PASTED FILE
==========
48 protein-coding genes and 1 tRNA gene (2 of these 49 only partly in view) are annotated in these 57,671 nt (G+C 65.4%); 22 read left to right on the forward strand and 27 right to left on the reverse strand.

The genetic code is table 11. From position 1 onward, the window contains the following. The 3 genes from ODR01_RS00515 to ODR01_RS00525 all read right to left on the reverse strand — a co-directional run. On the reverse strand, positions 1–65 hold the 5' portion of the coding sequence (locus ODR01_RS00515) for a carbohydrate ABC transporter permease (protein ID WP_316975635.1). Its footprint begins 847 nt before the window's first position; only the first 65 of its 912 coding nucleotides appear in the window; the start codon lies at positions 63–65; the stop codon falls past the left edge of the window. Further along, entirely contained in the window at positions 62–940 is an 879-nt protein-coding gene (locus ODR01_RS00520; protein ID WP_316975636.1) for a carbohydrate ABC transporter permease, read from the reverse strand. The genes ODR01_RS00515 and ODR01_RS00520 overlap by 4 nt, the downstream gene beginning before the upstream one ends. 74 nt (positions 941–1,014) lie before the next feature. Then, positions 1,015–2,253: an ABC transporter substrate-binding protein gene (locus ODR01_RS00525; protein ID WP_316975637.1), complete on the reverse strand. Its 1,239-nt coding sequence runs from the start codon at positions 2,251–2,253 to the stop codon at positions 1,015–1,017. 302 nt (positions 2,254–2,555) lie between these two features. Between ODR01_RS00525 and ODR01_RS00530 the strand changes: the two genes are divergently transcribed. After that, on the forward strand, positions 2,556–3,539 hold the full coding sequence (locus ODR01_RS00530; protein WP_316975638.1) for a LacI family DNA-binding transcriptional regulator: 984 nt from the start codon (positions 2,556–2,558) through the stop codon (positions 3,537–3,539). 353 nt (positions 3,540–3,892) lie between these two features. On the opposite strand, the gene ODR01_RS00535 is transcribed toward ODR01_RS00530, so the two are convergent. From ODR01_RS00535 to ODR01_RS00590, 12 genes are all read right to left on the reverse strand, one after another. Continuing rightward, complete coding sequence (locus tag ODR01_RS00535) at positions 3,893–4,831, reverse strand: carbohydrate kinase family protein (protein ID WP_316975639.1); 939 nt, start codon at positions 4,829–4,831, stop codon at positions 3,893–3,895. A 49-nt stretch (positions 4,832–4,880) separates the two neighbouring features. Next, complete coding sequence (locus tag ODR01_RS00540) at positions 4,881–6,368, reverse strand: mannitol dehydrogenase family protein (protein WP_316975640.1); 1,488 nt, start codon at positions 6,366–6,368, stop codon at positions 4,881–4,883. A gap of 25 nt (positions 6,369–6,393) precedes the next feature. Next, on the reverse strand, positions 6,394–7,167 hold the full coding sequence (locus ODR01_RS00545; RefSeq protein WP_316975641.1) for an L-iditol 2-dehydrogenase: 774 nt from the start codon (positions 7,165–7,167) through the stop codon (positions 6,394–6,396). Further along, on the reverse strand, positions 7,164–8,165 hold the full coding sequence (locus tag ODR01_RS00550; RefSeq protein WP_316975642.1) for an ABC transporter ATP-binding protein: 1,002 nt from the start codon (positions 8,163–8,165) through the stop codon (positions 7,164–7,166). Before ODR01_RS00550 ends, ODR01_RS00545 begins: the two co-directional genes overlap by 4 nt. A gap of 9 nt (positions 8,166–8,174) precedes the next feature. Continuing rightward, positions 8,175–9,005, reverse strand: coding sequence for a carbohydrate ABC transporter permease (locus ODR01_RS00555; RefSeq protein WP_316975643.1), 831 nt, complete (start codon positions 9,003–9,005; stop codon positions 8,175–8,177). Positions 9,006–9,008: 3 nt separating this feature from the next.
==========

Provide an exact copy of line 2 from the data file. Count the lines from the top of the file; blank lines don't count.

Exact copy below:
The genetic code is table 11. From position 1 onward, the window contains the following. The 3 genes from ODR01_RS00515 to ODR01_RS00525 all read right to left on the reverse strand — a co-directional run. On the reverse strand, positions 1–65 hold the 5' portion of the coding sequence (locus ODR01_RS00515) for a carbohydrate ABC transporter permease (protein ID WP_316975635.1). Its footprint begins 847 nt before the window's first position; only the first 65 of its 912 coding nucleotides appear in the window; the start codon lies at positions 63–65; the stop codon falls past the left edge of the window. Further along, entirely contained in the window at positions 62–940 is an 879-nt protein-coding gene (locus ODR01_RS00520; protein ID WP_316975636.1) for a carbohydrate ABC transporter permease, read from the reverse strand. The genes ODR01_RS00515 and ODR01_RS00520 overlap by 4 nt, the downstream gene beginning before the upstream one ends. 74 nt (positions 941–1,014) lie before the next feature. Then, positions 1,015–2,253: an ABC transporter substrate-binding protein gene (locus ODR01_RS00525; protein ID WP_316975637.1), complete on the reverse strand. Its 1,239-nt coding sequence runs from the start codon at positions 2,251–2,253 to the stop codon at positions 1,015–1,017. 302 nt (positions 2,254–2,555) lie between these two features. Between ODR01_RS00525 and ODR01_RS00530 the strand changes: the two genes are divergently transcribed. After that, on the forward strand, positions 2,556–3,539 hold the full coding sequence (locus ODR01_RS00530; protein WP_316975638.1) for a LacI family DNA-binding transcriptional regulator: 984 nt from the start codon (positions 2,556–2,558) through the stop codon (positions 3,537–3,539). 353 nt (positions 3,540–3,892) lie between these two features. On the opposite strand, the gene ODR01_RS00535 is transcribed toward ODR01_RS00530, so the two are convergent. From ODR01_RS00535 to ODR01_RS00590, 12 genes are all read right to left on the reverse strand, one after another. Continuing rightward, complete coding sequence (locus tag ODR01_RS00535) at positions 3,893–4,831, reverse strand: carbohydrate kinase family protein (protein ID WP_316975639.1); 939 nt, start codon at positions 4,829–4,831, stop codon at positions 3,893–3,895. A 49-nt stretch (positions 4,832–4,880) separates the two neighbouring features. Next, complete coding sequence (locus tag ODR01_RS00540) at positions 4,881–6,368, reverse strand: mannitol dehydrogenase family protein (protein WP_316975640.1); 1,488 nt, start codon at positions 6,366–6,368, stop codon at positions 4,881–4,883. A gap of 25 nt (positions 6,369–6,393) precedes the next feature. Next, on the reverse strand, positions 6,394–7,167 hold the full coding sequence (locus ODR01_RS00545; RefSeq protein WP_316975641.1) for an L-iditol 2-dehydrogenase: 774 nt from the start codon (positions 7,165–7,167) through the stop codon (positions 6,394–6,396). Further along, on the reverse strand, positions 7,164–8,165 hold the full coding sequence (locus tag ODR01_RS00550; RefSeq protein WP_316975642.1) for an ABC transporter ATP-binding protein: 1,002 nt from the start codon (positions 8,163–8,165) through the stop codon (positions 7,164–7,166). Before ODR01_RS00550 ends, ODR01_RS00545 begins: the two co-directional genes overlap by 4 nt. A gap of 9 nt (positions 8,166–8,174) precedes the next feature. Continuing rightward, positions 8,175–9,005, reverse strand: coding sequence for a carbohydrate ABC transporter permease (locus ODR01_RS00555; RefSeq protein WP_316975643.1), 831 nt, complete (start codon positions 9,003–9,005; stop codon positions 8,175–8,177). Positions 9,006–9,008: 3 nt separating this feature from the next.